wenzelm@52414
  1553
  transformed into an AST according to some basic scheme that may be
wenzelm@52414
  1554
  augmented by AST translation functions as explained in
wenzelm@52414
  1555
  \secref{sec:tr-funs}.
wenzelm@52414
  1556
wenzelm@52414
  1557
  The parse tree is constructed by nesting the right-hand sides of the
wenzelm@52414
  1558
  productions used to recognize the input.  Such parse trees are
wenzelm@52414
  1559
  simply lists of tokens and constituent parse trees, the latter
wenzelm@52414
  1560
  representing the nonterminals of the productions.  Ignoring AST
wenzelm@52414
  1561
  translation functions, parse trees are transformed to ASTs by
wenzelm@52414
  1562
  stripping out delimiters and copy productions, while retaining some
wenzelm@52414
  1563
  source position information from input tokens.
wenzelm@52414
  1564
wenzelm@52414
  1565
  The Pure syntax provides predefined AST translations to make the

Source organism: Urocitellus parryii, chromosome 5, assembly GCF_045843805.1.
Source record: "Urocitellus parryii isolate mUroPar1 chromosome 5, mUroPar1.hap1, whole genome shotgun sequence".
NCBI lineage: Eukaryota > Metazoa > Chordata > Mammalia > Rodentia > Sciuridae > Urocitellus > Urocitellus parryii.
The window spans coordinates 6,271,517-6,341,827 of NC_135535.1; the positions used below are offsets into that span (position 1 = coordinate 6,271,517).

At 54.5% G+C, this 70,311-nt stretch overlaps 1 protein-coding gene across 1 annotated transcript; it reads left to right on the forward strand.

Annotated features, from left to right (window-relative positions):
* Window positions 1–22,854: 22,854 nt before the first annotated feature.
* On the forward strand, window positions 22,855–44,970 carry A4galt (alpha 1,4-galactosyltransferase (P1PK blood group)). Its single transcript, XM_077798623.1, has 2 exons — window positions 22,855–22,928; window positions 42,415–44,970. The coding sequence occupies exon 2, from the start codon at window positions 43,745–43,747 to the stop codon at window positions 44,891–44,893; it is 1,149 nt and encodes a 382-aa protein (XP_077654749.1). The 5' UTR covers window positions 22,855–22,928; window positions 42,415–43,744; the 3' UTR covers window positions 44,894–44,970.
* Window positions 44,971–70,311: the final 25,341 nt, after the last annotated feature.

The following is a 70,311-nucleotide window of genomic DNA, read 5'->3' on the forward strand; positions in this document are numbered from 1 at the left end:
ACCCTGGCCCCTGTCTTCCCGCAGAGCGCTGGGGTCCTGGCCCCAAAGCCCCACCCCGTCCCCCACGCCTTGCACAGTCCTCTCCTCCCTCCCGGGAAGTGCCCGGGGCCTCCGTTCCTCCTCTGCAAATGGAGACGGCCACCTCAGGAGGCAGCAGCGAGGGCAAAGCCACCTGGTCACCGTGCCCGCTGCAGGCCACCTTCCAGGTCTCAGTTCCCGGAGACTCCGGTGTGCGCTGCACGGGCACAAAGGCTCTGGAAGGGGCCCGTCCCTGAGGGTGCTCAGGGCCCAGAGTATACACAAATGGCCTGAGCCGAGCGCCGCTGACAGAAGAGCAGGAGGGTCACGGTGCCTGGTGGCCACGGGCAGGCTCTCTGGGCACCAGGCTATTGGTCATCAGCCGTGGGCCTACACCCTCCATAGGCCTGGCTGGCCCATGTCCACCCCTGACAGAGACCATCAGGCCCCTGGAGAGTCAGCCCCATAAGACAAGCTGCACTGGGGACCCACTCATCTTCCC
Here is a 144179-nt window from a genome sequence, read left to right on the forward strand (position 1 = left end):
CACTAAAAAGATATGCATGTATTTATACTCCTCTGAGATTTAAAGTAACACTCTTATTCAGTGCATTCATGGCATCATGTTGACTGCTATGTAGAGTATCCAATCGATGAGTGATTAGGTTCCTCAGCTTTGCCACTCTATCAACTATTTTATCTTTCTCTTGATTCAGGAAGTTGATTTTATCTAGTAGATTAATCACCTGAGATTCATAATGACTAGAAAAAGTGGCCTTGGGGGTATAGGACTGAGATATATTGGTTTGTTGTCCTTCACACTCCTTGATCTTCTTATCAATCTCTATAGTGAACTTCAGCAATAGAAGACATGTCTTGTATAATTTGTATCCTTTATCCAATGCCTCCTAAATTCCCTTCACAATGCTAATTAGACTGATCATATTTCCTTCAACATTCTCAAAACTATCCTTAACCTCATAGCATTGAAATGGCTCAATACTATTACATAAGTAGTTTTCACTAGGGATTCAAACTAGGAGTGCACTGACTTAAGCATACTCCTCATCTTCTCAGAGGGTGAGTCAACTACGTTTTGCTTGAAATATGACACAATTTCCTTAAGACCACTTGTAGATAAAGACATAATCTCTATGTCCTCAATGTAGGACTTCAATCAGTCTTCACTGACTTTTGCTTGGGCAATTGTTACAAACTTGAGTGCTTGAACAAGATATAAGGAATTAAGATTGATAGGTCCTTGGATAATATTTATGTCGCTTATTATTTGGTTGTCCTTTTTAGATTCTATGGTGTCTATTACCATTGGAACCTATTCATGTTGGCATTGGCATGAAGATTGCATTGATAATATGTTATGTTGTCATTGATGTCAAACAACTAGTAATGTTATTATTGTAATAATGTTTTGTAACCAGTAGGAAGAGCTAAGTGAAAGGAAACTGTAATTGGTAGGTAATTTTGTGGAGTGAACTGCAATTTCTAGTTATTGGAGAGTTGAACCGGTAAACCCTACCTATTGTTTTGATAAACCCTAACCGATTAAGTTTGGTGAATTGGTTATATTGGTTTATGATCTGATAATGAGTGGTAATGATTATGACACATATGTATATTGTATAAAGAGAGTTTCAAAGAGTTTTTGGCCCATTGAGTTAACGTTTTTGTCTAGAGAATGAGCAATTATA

wenzelm@52414
  1566
  basic @{text "\<lambda>"}-term structure more apparent within the
wenzelm@52414
  1567
  (first-order) AST representation, and thus facilitate the use of
wenzelm@52414
  1568
  @{command translations} (see also \secref{sec:syn-trans}).  This
wenzelm@52414
  1569
  covers ordinary term application, type application, nested
wenzelm@52414
  1570
  abstraction, iterated meta implications and function types.  The
wenzelm@52414
  1571
  effect is illustrated on some representative input strings is as
wenzelm@52414
  1572
  follows:
wenzelm@52414
  1573
wenzelm@52414
  1574
  \begin{center}
wenzelm@52414
  1575
  \begin{tabular}{ll}
wenzelm@52414
  1576
  input source & AST \\
wenzelm@52414
  1577
  \hline
wenzelm@52414
  1578
  @{text "f x y z"} & @{verbatim "(f x y z)"} \\
wenzelm@52414
  1579
  @{text "'a ty"} & @{verbatim "(ty 'a)"} \\
wenzelm@52414
  1580
  @{text "('a, 'b)ty"} & @{verbatim "(ty 'a 'b)"} \\
wenzelm@58724
  1581
  @{text "\<lambda>x y z. t"} & @{verbatim \<open>("_abs" x ("_abs" y ("_abs" z t)))\<close>} \\
wenzelm@58724
  1582
  @{text "\<lambda>x :: 'a. t"} & @{verbatim \<open>("_abs" ("_constrain" x 'a) t)\<close>} \\
wenzelm@58726